Matthew Bugg finds that when people hear the word burlesque, they tend to picture something different than what he's got in mind. In particular, they picture the 1950s variant - the cheesecake bumping and grinding that is essentially stripping.
For Matthew, who wrote Miss Nightingale, the 1940s-set bur- lesque musical, that sort of thing holds no interest at all.
He's more interested in the burlesque tradition that dates to the 1700s and derives from the Italian word for joke. It's parody, often involving sexuality, that makes a comment about social mores and circumstances in society.
The thing that's different about burlesque is that in burlesque, the performer is always in control, he said. It's a very, very powerful thing for the performer.
Audiences often have no idea what to expect. But so far in the show's tour, Matthew's been pleased to see that they're willing to have a go anyway.
After a recent run in Ipswich, they looked at who they were getting in and were impressed by the diversity. It hit and audience that was interested in musicals, an audience that was interested in drama, an audience that was interested in new writing, he said.
Then there was the age diversity - everybody from young theatre- goers to people who were the characters' age during the war.
It was an extraordinary testament to the subject matter and to the openness of audiences, he said.
When he started writing Miss Nightingale, the Second World War era wasn't even in his sights. He started with a contemporary setting, but by draft three or four he was having problems.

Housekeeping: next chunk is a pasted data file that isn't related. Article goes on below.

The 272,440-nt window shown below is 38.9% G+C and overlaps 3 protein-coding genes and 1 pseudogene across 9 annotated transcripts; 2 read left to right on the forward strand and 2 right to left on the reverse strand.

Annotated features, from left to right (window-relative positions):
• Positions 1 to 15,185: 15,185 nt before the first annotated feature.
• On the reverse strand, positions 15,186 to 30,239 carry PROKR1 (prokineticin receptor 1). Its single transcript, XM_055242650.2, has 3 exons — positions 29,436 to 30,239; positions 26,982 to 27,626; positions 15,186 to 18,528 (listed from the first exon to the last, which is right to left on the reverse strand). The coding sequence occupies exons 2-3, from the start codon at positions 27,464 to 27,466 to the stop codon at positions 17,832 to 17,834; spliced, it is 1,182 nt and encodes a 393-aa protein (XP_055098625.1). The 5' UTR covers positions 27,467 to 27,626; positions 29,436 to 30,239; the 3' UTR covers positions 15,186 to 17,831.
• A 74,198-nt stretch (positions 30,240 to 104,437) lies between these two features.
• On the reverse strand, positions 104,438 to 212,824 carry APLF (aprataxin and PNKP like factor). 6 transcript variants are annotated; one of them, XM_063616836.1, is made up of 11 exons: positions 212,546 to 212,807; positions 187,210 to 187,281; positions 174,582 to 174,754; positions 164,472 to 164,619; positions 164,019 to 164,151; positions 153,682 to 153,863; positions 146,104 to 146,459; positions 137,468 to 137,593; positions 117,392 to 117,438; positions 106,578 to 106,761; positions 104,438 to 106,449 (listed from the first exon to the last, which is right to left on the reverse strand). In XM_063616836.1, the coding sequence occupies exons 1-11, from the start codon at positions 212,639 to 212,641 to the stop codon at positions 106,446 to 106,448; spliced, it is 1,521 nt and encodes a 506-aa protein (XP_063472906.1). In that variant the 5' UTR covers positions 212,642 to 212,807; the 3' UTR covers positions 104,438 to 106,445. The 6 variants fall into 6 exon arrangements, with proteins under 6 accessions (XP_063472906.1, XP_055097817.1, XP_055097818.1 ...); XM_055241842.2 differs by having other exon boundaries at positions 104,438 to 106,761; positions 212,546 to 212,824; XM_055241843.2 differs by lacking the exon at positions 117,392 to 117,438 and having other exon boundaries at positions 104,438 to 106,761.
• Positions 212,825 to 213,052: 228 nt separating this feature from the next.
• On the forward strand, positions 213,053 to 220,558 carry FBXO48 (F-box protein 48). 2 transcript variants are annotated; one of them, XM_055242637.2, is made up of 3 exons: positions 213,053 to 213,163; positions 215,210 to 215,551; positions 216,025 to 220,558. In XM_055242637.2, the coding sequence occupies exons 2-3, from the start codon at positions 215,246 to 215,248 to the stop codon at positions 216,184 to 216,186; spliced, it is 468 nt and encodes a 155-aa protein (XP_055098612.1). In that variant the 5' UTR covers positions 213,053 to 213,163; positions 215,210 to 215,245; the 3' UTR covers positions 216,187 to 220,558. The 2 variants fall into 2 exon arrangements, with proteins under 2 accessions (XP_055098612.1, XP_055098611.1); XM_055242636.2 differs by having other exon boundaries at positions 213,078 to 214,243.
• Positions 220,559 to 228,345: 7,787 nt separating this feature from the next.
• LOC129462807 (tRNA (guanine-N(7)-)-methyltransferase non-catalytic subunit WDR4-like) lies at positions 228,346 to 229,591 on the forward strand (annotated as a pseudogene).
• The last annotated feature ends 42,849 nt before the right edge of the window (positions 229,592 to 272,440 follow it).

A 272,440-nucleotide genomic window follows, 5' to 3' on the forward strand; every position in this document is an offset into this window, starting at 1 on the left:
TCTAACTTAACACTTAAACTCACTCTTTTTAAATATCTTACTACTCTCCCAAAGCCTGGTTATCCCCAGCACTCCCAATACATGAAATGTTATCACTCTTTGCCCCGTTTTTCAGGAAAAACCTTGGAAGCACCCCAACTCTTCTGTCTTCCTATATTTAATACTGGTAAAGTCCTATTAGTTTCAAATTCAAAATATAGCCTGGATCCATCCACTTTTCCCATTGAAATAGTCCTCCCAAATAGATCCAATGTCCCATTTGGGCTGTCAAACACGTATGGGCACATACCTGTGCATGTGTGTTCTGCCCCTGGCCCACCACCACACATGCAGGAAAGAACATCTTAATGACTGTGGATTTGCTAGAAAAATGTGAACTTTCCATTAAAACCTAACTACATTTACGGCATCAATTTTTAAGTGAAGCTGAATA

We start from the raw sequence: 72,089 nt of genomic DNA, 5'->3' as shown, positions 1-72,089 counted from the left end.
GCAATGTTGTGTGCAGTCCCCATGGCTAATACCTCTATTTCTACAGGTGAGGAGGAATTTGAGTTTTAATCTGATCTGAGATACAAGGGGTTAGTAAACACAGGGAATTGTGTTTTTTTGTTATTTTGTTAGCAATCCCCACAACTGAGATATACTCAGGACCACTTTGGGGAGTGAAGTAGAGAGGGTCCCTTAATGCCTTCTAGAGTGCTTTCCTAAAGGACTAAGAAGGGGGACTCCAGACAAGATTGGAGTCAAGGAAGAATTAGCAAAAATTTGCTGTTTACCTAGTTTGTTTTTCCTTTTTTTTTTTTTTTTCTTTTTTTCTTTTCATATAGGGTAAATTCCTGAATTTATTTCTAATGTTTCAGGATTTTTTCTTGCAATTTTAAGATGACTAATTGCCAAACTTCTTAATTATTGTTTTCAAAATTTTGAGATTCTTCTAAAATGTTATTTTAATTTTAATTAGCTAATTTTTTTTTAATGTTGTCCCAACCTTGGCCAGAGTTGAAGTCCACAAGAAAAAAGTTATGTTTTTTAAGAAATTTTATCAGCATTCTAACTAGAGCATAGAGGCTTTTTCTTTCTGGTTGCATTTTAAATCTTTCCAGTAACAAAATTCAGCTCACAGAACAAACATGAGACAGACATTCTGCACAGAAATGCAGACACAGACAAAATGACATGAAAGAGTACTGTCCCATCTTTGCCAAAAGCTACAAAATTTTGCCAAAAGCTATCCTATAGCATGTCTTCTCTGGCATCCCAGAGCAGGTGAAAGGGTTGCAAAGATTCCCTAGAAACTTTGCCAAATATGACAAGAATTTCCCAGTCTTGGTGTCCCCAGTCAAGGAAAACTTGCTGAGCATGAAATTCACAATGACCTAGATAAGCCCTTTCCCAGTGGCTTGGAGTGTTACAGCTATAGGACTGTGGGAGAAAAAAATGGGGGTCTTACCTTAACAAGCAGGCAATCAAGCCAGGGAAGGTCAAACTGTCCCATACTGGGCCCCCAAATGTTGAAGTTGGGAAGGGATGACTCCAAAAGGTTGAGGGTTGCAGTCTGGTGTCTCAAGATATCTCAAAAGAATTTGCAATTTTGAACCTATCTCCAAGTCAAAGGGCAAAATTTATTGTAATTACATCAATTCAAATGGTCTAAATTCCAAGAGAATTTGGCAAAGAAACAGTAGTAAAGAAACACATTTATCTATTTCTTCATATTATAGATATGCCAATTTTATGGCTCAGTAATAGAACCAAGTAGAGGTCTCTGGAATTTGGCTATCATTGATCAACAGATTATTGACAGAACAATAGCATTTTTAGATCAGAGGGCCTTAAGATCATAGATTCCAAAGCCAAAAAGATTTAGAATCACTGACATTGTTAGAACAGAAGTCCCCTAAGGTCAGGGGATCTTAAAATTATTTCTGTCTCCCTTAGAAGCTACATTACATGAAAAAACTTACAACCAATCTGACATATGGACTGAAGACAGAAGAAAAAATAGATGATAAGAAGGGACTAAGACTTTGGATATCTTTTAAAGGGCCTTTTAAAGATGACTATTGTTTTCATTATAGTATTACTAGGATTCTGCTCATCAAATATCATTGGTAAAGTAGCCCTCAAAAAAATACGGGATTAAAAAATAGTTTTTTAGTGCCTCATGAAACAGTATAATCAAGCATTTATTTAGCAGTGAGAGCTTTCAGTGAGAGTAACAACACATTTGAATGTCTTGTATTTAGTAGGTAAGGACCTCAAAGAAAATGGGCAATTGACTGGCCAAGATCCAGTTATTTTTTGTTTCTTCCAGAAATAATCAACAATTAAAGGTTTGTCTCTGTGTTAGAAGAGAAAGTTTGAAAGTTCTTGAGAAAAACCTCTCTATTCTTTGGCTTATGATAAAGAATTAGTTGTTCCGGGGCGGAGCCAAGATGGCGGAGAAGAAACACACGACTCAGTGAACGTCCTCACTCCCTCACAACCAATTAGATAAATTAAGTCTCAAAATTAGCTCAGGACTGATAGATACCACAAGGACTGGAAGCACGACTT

The story I wanted to tell wasn't working in a modern context, he said.
So a wartime story began to emerge. It involves a shy singer from the North trying to make her way in wartime London along with her songwriter friend, a Jewish European refugee. Eventually they meet a wealthy nightclub owner and the singer reinvents herself as sexy, controversial Miss Nightingale - but that's just the beginning.
Matthew found the 1940s worked well largely because it's such a well-known period that things can be referred to without being explicitly stated or spelled out. It's also a time that seems to hold an endless fascination.
There is a shorthand that comes with the territory with that period, he said.
At a very basic level, people are fascinated by that period of history. It's a time filled with peril, but also of liberation. Particularly for women. Their lives were their own, he said.
He's been enjoying the tour, although these dates in Nottingham will be particularly special.
It's a bit of a homecoming for me, he said.
Nottingham is largely where Matthew's career kicked off. His Playhouse debut was in 2000, when he was just out of drama school and Playhouse artistic director Giles Croft was new in town. He worked on Giles' Playhouse debut, Brian Friel's Wonderful Tennessee.
Over the years he's also worked on Nottingham productions including All Quiet On The Western Front, Polygraph and The Tempest, where he traded in his usual behind-the-scenes work for a role as Ariel.
It's fairly rare that I tread the boards, he said. I'm almost always on the other side.
He'll be back on the other side of the divide this time, watching as the purest form of burlesque is introduced to an audience that's probably not seen it before.
Miss Nightingale runs from tonight to Saturday at the Theatre Royal. Tickets cost Pounds 14 to Pounds 23. Book on trch.co.uk, 0115 989 5555 or in person at the Theatre Royal box office.
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